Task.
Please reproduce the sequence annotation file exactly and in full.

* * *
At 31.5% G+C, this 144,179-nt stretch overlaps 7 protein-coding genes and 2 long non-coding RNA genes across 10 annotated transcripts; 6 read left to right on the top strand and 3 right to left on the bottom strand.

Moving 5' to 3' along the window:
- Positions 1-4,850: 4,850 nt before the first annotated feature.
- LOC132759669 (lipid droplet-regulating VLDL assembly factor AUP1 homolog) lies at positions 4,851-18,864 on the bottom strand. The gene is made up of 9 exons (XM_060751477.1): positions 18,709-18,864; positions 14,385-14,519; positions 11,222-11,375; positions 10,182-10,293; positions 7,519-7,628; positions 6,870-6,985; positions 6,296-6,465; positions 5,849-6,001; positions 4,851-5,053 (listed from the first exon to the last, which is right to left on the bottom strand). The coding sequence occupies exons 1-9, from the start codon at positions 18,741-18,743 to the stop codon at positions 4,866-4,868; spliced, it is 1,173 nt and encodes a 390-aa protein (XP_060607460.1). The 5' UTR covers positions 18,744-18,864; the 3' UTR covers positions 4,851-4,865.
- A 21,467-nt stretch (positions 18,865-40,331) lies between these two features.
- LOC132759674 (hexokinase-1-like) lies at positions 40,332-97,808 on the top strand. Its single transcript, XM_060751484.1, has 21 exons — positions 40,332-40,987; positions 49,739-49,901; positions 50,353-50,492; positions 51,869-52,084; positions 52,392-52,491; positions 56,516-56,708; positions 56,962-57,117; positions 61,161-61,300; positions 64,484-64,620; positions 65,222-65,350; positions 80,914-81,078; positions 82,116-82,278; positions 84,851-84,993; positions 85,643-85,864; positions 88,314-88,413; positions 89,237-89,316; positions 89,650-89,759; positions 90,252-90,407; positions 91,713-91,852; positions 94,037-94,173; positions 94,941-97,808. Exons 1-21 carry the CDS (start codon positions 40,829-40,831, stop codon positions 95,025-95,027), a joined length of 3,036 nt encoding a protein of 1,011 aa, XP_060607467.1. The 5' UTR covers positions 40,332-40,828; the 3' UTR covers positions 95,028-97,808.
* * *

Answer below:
At 31.5% G+C, this 144,179-nt stretch overlaps 7 protein-coding genes and 2 long non-coding RNA genes across 10 annotated transcripts; 6 read left to right on the top strand and 3 right to left on the bottom strand.

Moving 5' to 3' along the window:
- Positions 1-4,850: 4,850 nt before the first annotated feature.
- LOC132759669 (lipid droplet-regulating VLDL assembly factor AUP1 homolog) lies at positions 4,851-18,864 on the bottom strand. The gene is made up of 9 exons (XM_060751477.1): positions 18,709-18,864; positions 14,385-14,519; positions 11,222-11,375; positions 10,182-10,293; positions 7,519-7,628; positions 6,870-6,985; positions 6,296-6,465; positions 5,849-6,001; positions 4,851-5,053 (listed from the first exon to the last, which is right to left on the bottom strand). The coding sequence occupies exons 1-9, from the start codon at positions 18,741-18,743 to the stop codon at positions 4,866-4,868; spliced, it is 1,173 nt and encodes a 390-aa protein (XP_060607460.1). The 5' UTR covers positions 18,744-18,864; the 3' UTR covers positions 4,851-4,865.
- A 21,467-nt stretch (positions 18,865-40,331) lies between these two features.
- LOC132759674 (hexokinase-1-like) lies at positions 40,332-97,808 on the top strand. Its single transcript, XM_060751484.1, has 21 exons — positions 40,332-40,987; positions 49,739-49,901; positions 50,353-50,492; positions 51,869-52,084; positions 52,392-52,491; positions 56,516-56,708; positions 56,962-57,117; positions 61,161-61,300; positions 64,484-64,620; positions 65,222-65,350; positions 80,914-81,078; positions 82,116-82,278; positions 84,851-84,993; positions 85,643-85,864; positions 88,314-88,413; positions 89,237-89,316; positions 89,650-89,759; positions 90,252-90,407; positions 91,713-91,852; positions 94,037-94,173; positions 94,941-97,808. Exons 1-21 carry the CDS (start codon positions 40,829-40,831, stop codon positions 95,025-95,027), a joined length of 3,036 nt encoding a protein of 1,011 aa, XP_060607467.1. The 5' UTR covers positions 40,332-40,828; the 3' UTR covers positions 95,028-97,808.